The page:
• Automatic threshold determination for a local approach of change detection in long-term signal recordings

      El Falou, Wassim; Khalil, Mohamad; Duchêne, Jacques; Hewson, David; Université de Technologie de Troyes; Université Libanaise (Hindawi, 2007-12-01)
      CUSUM (cumulative sum) is a well-known method that can be used to detect changes in a signal when the parameters of this signal are known. This paper presents an adaptation of the CUSUM-based change detection algorithms to long-term signal recordings where the various hypotheses contained in the signal are unknown. The starting point of the work was the dynamic cumulative sum (DCS) algorithm, previously developed for application to long-term electromyography (EMG) recordings. DCS has been improved in two ways. The first was a new procedure to estimate the distribution parameters to ensure the respect of the detectability property. The second was the definition of two separate, automatically determined thresholds. One of them (lower threshold) acted to stop the estimation process, the other one (upper threshold) was applied to the detection function. The automatic determination of the thresholds was based on the Kullback-Leibler distance which gives information about the distance between the detected segments (events). Tests on simulated data demonstrated the efficiency of these improvements of the DCS algorithm.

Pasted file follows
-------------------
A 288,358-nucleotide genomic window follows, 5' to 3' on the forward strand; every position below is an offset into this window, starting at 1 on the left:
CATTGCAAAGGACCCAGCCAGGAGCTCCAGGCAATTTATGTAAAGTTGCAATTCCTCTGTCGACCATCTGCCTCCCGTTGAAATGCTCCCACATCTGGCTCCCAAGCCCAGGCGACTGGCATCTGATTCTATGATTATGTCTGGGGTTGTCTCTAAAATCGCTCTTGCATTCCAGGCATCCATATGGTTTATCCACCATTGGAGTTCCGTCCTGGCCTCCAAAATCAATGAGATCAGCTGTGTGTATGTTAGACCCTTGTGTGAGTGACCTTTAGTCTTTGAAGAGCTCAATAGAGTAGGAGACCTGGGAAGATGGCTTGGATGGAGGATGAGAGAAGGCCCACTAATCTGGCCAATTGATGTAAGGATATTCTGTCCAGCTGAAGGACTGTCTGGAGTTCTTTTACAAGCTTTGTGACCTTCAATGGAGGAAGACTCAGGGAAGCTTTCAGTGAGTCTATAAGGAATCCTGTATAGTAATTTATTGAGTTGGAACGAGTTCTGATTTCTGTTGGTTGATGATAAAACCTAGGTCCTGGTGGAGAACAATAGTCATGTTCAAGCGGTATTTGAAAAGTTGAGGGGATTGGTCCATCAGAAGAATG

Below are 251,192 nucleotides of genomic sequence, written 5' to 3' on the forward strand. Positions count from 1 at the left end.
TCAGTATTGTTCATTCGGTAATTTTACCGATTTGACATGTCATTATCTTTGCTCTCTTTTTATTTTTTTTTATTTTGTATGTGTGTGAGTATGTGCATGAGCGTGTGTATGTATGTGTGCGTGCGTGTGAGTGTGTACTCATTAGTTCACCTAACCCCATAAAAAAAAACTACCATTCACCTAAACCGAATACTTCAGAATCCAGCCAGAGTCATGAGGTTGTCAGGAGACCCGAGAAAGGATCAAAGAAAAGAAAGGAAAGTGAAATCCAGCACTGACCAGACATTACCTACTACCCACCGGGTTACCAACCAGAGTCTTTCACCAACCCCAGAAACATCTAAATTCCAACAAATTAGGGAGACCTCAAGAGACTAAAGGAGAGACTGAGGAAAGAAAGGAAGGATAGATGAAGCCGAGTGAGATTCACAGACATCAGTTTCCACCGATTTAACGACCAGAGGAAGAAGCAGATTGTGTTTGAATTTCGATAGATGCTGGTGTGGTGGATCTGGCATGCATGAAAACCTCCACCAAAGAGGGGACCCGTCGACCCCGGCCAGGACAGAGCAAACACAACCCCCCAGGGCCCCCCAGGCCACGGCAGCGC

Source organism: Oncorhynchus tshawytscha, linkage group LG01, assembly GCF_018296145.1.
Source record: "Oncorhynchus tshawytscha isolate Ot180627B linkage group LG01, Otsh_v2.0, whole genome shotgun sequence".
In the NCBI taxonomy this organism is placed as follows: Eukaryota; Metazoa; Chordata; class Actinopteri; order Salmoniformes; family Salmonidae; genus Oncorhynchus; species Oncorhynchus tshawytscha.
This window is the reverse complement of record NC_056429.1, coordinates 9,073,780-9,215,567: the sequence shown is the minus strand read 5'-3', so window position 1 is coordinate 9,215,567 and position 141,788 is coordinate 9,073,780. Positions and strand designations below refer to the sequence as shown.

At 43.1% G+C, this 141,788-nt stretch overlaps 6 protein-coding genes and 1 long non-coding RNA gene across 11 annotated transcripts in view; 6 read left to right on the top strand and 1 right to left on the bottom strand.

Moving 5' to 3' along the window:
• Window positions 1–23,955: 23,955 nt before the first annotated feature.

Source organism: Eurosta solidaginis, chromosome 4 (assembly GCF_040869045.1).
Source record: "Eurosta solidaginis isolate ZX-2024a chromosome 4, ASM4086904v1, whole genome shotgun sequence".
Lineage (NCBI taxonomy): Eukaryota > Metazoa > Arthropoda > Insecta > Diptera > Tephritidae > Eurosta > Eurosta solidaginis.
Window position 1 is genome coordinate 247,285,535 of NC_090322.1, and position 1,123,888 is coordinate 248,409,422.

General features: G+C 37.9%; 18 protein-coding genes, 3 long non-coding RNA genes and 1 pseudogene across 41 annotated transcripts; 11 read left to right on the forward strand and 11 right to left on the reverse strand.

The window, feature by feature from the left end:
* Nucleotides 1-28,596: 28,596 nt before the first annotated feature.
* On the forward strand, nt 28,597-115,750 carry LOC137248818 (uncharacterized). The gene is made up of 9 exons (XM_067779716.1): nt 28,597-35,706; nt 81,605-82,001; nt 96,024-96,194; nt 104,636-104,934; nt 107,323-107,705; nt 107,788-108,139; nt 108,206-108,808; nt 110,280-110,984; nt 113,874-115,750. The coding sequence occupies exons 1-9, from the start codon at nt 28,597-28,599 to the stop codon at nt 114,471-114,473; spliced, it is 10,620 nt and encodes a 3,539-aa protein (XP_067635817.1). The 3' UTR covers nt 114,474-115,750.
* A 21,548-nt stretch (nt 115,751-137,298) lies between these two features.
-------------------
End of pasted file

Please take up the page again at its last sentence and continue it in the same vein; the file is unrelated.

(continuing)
• Evaluation of driver discomfort during long-duration car driving

      El Falou, Wassim; Duchêne, Jacques; Grabisch, Michel; Hewson, David; Langeron, Yves; Lino, Frédéric; Université de Technologie de Troyes; Université Pierre et Marie Curie; Laboratory of Accidentology, Biomechanics and Human Behaviour (Elsevier, 2003-05-31)
      The evolution of indices of fatigue, discomfort, and performance of subjects seated for long duration (150 min) in car seats were studied (n=11). Four experimental configurations were used: with and without vibration for two seats (U, uncomfortable; C, comfortable). Surface electromyography (SEMG) data were recorded bilaterally from cervical erector spinae and external oblique muscles. Discomfort increased significantly during the trial, regardless of the experimental condition (p<0.05). Performance was significantly worse for seat U with vibration (p<0.05). The median frequency of SEMG signals did not change between experimental conditions or across time. It would appear that, either the level of discomfort experienced was insufficient to change either performance or SEMG measures, or that the large parameter estimation variance of the SEMG signals might have masked any underlying spectral change. Further refinement of the SEMG signal processing methodology may be necessary to be able to detect fatigue of postural muscles.